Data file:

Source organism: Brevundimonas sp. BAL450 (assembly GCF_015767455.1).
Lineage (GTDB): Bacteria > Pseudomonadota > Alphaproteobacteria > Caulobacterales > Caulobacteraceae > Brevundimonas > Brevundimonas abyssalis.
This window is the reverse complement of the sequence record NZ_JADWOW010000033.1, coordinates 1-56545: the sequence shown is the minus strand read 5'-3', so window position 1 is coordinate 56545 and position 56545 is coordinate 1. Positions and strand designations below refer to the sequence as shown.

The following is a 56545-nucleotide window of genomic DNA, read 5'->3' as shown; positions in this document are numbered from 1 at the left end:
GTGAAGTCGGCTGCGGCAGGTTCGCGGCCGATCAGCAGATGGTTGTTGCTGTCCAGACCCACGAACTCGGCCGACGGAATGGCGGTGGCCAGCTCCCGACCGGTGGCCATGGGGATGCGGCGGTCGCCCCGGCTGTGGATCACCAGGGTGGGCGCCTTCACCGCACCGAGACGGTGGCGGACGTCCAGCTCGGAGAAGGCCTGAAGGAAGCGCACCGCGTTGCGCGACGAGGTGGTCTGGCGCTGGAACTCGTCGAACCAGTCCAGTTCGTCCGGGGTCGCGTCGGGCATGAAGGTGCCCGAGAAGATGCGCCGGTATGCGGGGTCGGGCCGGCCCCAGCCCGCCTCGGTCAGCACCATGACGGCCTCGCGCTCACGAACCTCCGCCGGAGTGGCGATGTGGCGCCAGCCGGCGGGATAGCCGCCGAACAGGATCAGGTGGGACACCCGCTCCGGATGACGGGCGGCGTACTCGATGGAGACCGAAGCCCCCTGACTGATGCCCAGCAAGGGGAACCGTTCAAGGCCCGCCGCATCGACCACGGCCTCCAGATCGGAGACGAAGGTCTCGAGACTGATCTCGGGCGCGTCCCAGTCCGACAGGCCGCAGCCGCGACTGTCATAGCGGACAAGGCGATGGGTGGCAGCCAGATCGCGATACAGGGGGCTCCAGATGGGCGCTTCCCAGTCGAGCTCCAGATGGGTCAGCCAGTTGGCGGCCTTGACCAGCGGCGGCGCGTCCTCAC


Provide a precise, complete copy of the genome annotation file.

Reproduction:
Source organism: Brevundimonas sp. BAL450 (assembly GCF_015767455.1).
Lineage (GTDB): Bacteria > Pseudomonadota > Alphaproteobacteria > Caulobacterales > Caulobacteraceae > Brevundimonas > Brevundimonas abyssalis.
This window is the reverse complement of the sequence record NZ_JADWOW010000033.1, coordinates 1-56545: the sequence shown is the minus strand read 5'-3', so window position 1 is coordinate 56545 and position 56545 is coordinate 1. Positions and strand designations below refer to the sequence as shown.

The following is a 56545-nucleotide window of genomic DNA, read 5'->3' as shown; positions in this document are numbered from 1 at the left end:
GTGAAGTCGGCTGCGGCAGGTTCGCGGCCGATCAGCAGATGGTTGTTGCTGTCCAGACCCACGAACTCGGCCGACGGAATGGCGGTGGCCAGCTCCCGACCGGTGGCCATGGGGATGCGGCGGTCGCCCCGGCTGTGGATCACCAGGGTGGGCGCCTTCACCGCACCGAGACGGTGGCGGACGTCCAGCTCGGAGAAGGCCTGAAGGAAGCGCACCGCGTTGCGCGACGAGGTGGTCTGGCGCTGGAACTCGTCGAACCAGTCCAGTTCGTCCGGGGTCGCGTCGGGCATGAAGGTGCCCGAGAAGATGCGCCGGTATGCGGGGTCGGGCCGGCCCCAGCCCGCCTCGGTCAGCACCATGACGGCCTCGCGCTCACGAACCTCCGCCGGAGTGGCGATGTGGCGCCAGCCGGCGGGATAGCCGCCGAACAGGATCAGGTGGGACACCCGCTCCGGATGACGGGCGGCGTACTCGATGGAGACCGAAGCCCCCTGACTGATGCCCAGCAAGGGGAACCGTTCAAGGCCCGCCGCATCGACCACGGCCTCCAGATCGGAGACGAAGGTCTCGAGACTGATCTCGGGCGCGTCCCAGTCCGACAGGCCGCAGCCGCGACTGTCATAGCGGACAAGGCGATGGGTGGCAGCCAGATCGCGATACAGGGGGCTCCAGATGGGCGCTTCCCAGTCGAGCTCCAGATGGGTCAGCCAGTTGGCGGCCTTGACCAGCGGCGGCGCGTCCTCAC